As we reached the end of the block, we entered another shop. A woman in her early fifties - I guessed - with long red hair was sat behind the counter, speaking to someone on the phone as a compact disc of The Smiths played in the background. We looked around the clutter of the store and, seeing little that immediately caught our eyes, went into the room at the back.

'Does she sound English to you?' I asked Bess.

We both listened, but neither of us could quite place the proprietor's accent beyond that it was clearly not American. We browsed further and the phone call came to an end.

'I'm sure she's from England,' I said.

'Go and ask.'

'I don't like to.' I didn't know why, but it struck me as a thin premise upon which to open a conversation. I was curious, but not actively interested.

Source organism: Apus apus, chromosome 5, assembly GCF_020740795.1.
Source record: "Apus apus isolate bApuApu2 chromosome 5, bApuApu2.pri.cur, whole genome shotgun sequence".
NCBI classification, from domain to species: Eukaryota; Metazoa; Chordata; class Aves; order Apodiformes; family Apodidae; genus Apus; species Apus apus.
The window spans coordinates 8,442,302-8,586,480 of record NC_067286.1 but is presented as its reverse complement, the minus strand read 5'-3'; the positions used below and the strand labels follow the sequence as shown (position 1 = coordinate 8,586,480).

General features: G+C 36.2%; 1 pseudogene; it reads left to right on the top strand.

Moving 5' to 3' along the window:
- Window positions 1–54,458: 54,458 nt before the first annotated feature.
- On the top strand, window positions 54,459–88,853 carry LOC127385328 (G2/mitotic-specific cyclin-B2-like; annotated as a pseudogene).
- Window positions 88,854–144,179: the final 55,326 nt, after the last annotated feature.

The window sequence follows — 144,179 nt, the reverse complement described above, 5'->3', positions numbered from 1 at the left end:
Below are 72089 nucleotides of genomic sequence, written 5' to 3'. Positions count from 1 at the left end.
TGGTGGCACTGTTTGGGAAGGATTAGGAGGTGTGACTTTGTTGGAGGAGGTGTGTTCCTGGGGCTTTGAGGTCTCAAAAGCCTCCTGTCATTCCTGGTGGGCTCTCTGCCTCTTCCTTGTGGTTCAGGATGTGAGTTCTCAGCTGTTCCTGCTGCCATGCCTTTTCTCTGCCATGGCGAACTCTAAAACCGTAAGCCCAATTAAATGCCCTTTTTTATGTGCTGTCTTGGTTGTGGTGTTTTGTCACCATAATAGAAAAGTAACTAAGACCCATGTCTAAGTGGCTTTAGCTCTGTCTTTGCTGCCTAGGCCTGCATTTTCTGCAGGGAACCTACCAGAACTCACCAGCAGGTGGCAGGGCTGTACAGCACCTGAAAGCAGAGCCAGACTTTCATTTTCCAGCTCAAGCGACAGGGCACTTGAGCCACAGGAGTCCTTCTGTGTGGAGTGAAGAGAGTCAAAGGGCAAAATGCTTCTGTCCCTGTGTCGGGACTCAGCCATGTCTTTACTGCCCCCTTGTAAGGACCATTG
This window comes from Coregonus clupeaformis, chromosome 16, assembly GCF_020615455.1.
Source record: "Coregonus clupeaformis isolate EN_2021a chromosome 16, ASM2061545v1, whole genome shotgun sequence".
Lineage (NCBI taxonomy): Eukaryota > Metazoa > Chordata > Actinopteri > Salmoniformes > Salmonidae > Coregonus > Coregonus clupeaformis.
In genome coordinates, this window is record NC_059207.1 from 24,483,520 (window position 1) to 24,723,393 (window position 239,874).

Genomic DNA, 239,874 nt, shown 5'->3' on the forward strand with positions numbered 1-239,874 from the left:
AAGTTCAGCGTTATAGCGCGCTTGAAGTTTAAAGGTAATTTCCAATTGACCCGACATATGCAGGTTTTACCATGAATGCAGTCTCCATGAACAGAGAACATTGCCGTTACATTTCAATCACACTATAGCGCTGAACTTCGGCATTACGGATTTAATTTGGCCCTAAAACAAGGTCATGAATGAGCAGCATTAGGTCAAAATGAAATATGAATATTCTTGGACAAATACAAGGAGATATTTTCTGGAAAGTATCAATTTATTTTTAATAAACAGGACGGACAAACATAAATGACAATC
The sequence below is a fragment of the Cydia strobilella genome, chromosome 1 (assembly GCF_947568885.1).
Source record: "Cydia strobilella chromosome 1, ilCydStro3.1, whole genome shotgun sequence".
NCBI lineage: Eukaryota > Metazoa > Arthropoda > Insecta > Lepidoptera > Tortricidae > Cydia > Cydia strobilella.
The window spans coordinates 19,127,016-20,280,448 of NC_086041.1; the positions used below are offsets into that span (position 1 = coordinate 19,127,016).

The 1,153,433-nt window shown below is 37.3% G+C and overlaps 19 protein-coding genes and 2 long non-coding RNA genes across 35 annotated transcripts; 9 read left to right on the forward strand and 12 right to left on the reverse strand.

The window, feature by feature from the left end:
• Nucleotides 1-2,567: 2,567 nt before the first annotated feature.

My wife gave me a prod, possibly inspired by her occasional fear that deprived of the company of countrymen, I might pine and whither away to nothing, requiring a restorative course of Marmite and warm beer. 'Go and ask her if she's from England.'

I knew it would bug me if I didn't find out, so I shuffled up to the counter, half-wishing we hadn't entered the store. The woman wore orange lipstick and green eyeshadow which I found unsettling. Her appearance spoke of someone who clearly regarded themselves as a bit of a character.

'Excuse me, I hope you don't mind my asking but' - I hated myself for falling into the usual bumbling Hugh Grantisms - 'are you from England. It's just that I noticed your accent—'

'I am indeed,' she grinned. 'And so are you!'